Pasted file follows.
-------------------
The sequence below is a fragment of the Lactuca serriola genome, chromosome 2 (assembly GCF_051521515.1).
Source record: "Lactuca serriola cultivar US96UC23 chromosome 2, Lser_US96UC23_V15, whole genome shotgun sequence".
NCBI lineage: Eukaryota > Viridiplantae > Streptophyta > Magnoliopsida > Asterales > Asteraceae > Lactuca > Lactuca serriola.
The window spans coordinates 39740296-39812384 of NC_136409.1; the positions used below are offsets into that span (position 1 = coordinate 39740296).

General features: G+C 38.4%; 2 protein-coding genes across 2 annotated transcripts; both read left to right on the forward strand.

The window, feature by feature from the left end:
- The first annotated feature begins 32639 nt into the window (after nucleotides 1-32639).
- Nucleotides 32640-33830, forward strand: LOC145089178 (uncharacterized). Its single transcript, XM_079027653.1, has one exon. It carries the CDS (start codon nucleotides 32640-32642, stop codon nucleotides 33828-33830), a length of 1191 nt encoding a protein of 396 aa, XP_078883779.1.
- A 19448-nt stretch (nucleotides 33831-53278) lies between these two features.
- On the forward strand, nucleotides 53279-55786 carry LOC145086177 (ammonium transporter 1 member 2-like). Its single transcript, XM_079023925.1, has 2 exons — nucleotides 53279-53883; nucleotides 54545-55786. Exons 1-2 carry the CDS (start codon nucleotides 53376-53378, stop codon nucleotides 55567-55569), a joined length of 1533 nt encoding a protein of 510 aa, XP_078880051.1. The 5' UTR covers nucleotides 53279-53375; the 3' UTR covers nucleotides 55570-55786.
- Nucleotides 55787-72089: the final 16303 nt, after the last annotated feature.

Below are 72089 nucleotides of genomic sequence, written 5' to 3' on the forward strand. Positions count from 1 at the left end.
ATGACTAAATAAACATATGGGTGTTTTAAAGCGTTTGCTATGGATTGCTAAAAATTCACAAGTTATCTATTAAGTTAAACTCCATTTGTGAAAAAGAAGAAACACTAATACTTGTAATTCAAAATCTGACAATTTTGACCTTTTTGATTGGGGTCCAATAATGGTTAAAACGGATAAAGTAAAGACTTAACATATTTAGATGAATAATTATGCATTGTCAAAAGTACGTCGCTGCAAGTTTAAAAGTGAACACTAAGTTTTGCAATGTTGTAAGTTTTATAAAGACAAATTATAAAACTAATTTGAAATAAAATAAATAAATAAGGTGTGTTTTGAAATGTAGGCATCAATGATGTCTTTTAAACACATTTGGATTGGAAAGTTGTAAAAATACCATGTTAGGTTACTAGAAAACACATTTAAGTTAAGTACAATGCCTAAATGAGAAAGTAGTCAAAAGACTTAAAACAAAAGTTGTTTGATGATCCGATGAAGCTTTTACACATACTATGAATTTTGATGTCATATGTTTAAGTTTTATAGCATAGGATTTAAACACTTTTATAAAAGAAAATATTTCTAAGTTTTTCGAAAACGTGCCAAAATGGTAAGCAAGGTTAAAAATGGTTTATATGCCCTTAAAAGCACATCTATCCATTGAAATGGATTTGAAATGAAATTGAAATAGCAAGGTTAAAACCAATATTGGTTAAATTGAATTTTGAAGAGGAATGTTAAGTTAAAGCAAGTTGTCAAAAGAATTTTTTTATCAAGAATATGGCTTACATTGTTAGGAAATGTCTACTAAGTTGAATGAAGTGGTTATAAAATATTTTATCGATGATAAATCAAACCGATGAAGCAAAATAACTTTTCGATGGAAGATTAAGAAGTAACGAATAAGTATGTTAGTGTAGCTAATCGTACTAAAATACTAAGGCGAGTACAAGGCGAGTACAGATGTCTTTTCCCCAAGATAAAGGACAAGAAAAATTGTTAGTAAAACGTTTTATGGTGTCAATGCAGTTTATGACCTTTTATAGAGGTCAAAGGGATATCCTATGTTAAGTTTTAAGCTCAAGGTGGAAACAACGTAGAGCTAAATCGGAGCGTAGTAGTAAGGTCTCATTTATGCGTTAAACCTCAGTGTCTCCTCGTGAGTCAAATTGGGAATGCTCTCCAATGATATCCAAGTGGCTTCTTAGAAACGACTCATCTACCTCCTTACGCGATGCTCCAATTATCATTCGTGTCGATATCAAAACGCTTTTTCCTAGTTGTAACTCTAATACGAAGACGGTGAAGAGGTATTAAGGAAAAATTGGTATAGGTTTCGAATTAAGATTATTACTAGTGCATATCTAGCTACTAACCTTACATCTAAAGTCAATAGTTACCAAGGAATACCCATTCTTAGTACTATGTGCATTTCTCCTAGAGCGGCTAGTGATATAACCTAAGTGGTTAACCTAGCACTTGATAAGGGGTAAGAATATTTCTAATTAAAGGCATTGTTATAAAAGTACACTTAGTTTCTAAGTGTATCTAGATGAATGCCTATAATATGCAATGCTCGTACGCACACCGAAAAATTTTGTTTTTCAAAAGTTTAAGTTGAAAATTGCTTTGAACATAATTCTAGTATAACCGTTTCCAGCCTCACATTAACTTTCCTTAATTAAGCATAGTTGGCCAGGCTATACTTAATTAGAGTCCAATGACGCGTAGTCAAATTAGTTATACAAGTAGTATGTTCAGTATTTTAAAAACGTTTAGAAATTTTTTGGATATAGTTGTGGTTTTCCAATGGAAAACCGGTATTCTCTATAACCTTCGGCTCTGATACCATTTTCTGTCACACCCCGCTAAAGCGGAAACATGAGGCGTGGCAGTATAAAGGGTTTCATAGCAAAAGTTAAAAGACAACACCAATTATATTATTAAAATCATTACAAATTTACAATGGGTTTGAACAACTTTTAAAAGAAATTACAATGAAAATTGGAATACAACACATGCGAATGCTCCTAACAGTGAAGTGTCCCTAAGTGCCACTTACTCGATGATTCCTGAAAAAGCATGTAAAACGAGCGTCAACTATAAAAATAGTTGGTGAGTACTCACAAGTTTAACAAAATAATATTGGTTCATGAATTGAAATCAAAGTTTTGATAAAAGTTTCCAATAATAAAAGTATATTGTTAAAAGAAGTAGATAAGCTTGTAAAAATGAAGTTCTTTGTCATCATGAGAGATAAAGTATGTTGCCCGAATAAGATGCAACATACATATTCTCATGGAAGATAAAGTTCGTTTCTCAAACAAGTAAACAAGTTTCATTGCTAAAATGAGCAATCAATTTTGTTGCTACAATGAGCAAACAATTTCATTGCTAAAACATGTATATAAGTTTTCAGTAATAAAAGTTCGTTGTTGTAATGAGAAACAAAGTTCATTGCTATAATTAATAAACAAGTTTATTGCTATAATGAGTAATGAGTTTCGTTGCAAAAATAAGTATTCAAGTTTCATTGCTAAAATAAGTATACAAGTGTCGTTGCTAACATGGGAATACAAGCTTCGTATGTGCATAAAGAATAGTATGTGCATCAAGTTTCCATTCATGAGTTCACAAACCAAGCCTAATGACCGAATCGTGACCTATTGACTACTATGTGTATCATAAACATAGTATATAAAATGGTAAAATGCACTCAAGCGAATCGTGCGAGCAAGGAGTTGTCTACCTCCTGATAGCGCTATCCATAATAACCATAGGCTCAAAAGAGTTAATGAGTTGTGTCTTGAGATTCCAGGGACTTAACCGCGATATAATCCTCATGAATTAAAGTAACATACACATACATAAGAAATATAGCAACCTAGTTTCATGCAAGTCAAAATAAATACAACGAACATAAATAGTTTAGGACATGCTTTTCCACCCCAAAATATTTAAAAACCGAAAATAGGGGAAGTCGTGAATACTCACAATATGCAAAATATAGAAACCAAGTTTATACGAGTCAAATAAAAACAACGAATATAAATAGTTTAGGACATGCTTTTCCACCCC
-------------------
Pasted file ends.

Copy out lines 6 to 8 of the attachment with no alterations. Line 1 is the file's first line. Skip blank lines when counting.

The window, feature by feature from the left end:
- The first annotated feature begins 32639 nt into the window (after nucleotides 1-32639).
- Nucleotides 32640-33830, forward strand: LOC145089178 (uncharacterized). Its single transcript, XM_079027653.1, has one exon. It carries the CDS (start codon nucleotides 32640-32642, stop codon nucleotides 33828-33830), a length of 1191 nt encoding a protein of 396 aa, XP_078883779.1.